AMD Catalyst 12.3 Update: Bug Fixes, Supports 7000 Series

Status
Not open for further replies.

Pinhedd

Champion
Moderator
[citation][nom]A Bad Day[/nom]When can we get another benchmark comparing all of AMD's and Nivida's drivers' stability and performance?[/citation]

I have dual 7970s in Crossfire and can verify that while these drivers don't increase max FPS very much, they do make gameplay much smoother
 
By fully supporting the GCN Radeons, I assume that it includes proper CF support too. If so, then I can finally recommend these cards more often and even in CF situations once we see some reviews of the GCN cards in CF on all of the modern games with these drivers. Still gotta wait for the GTX 680 to become more available so the 7970/7950 will drop in price, but one out of two necessities for this to be done isn't a bad start.

However, it's a shame that it took AMD so long to get these drivers when they should have been out back in January.
 

soccerdocks

Distinguished
May 24, 2011
175
0
18,710
5
Yea, but when are they gonna release a driver that supports the 7000 mobile series and for laptops equipped with switchable graphics?
 
G

Guest

Guest
hell yea quake 4...i just played through that about a week ago. seemed shorter than i remember :(
 
hey amd, vce called, it's threatening to quit after being turned off for 4 months and counting... and for not being mentioned in the 'known issues' section.
ps: if anyone can confirm that amd has enabled vce (video codec engine) support, i'll admit that i am wrong. :D
 

n3ard3ath

Distinguished
Dec 11, 2008
270
0
18,780
0
Did they fix the Apply button not working when activating/disabling secondary displays? Always have to go in Gaming to activate some random option to be able to click Apply so the secondary display I change stay there without auto-disabling it after 30 seconds....Been doing for like 5-6 driver revisions to me on Win 7. CCC is way to bloated too, way too slow. ATI hardware is okay but their drivers always sucked. Had less problems when I used nVidia.
 

tomfreak

Distinguished
May 18, 2011
1,334
0
19,280
0
driver bug fix still couldnt explain the performance gap diff between 7950 vs 7870 despite the latter got much lesser spec.
Does that explains to me that the engineers behind the 7900 are retarded compare to 7800 series?
 
[citation][nom]Tomfreak[/nom]driver bug fix still couldnt explain the performance gap diff between 7950 vs 7870 despite the latter got much lesser spec. Does that explains to me that the engineers behind the 7900 are retarded compare to 7800 series?[/citation]

No, but it does mean that you don't understand graphics performance scaling. The 7870 has higher clock frequencies. Higher frequencies scale far better than higher core counts. The memory bandwidth difference isn't very important (if the 680 can make do with a 256 bit GDDR5 interface and beat the 7970 that has a 384 bit GDDR5 interface, well then it seems that 256 is still enough). The 7870 actually doesn't have much lower specifications than the 7950 anyway. 1280 cores at 1GHz are almost as good as 1792 cores at 800MHz. The 7870 and 7970 both have 32 of the same ROPs.

The 7950 has an advantage in memory bandwidth, but not much else. In fact, the two have highly similar specifications, except for the memory bandwidth. That the 680 beats the 7970 in gaming performance despite it's 256 bit interface tellls me that a 384 bit interface isn't necessary right now, so the 7950's advantage here isn't too relevant anyway. The 7950 is probably better for GPGPU/compute work that makes more efficient usage of high core counts, but games don't, so the two cards are very similar. In fact, increasing the core count will increase performance almost half as linearly (it's probably closer to 2/3 than 1/2) as increasing the clock frequency.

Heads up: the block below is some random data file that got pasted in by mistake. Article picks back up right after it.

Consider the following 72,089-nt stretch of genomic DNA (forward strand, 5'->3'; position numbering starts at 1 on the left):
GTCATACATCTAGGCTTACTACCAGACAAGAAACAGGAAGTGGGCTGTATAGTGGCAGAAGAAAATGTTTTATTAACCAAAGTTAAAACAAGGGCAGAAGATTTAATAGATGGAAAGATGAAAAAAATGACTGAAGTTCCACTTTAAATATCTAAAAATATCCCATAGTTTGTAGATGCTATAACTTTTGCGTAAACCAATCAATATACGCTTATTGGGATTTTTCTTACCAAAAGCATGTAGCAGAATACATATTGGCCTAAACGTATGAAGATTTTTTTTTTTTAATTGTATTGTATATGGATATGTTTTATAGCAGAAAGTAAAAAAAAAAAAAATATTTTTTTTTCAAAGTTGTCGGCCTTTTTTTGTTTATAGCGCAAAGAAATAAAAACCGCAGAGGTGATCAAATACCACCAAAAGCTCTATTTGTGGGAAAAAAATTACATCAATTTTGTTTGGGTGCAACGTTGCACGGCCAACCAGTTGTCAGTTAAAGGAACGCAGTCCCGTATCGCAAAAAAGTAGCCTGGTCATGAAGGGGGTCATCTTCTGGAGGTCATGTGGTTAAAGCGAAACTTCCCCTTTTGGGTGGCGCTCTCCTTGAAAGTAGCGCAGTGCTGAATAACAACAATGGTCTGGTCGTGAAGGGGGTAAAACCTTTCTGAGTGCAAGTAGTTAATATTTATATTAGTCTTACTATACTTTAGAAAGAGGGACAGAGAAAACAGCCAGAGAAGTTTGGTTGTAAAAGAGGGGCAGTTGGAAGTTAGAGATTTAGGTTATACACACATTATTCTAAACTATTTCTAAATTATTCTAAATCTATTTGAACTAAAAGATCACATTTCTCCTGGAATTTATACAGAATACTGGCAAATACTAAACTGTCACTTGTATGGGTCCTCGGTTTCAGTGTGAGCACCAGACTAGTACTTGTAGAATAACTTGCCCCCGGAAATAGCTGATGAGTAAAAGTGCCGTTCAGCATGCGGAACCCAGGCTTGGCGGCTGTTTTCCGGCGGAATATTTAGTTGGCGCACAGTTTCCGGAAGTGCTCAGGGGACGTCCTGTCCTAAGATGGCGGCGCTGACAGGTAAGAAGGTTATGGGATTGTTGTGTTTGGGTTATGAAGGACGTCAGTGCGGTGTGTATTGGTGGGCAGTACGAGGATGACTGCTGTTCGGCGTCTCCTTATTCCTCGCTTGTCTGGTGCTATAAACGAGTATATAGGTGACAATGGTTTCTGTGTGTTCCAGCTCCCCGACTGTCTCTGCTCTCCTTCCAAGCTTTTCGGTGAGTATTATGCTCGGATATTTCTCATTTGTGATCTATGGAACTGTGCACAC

This problem increases as core count increases. Basically, a 64 core GPU going to 128 cores will be closer to double the performance than a 640 core GPU going to 1280 cores. It would take a hardware change, not a driver/software change, to make the 7950 beat the 7870. This is also why a 7950 clocked at 925MHz and 1375MHz memory will be approximately equal to a 7970 in gaming performance and at 1GHz core and 1375MHz, meets or beats the 7970 slightly. Basically, the 7970 is a poor buy for anyone who is willing to overclock. It's like buying the FX-8150 for highly threaded work despite the fact that the 8120 overclocks to the exact same frequencies at the exact same voltages because there actually isn't much binning going on, just the same CPU sold with a higher multiplier at a higher price for people who are either ignorant of this and/or don't overclock.

The 7950 versus the 7870 is a little different because the core count difference is much greater, so it actually matters more. However, with the large clock frequency difference too, the core count difference is nullified. However, if the 7950 was overclocked to the 7870's stock clocks, it would beat it considerably; by about as much as the 7970 at reference clocks.

AMD should have had the 7970 reference GPU clock at 1125MHz, 7950 reference clock at 950MHz, and the 7870 could have remains at 1GHz. That would have let the 7970 and 7950 explore some of their huge clock frequency headroom and kept the cards all differentiated more properly by their performance. That way, the 7870 wouldn't have been as close to the 7950, but would still hang with the GTX 580 in performance.
 

tomfreak

Distinguished
May 18, 2011
1,334
0
19,280
0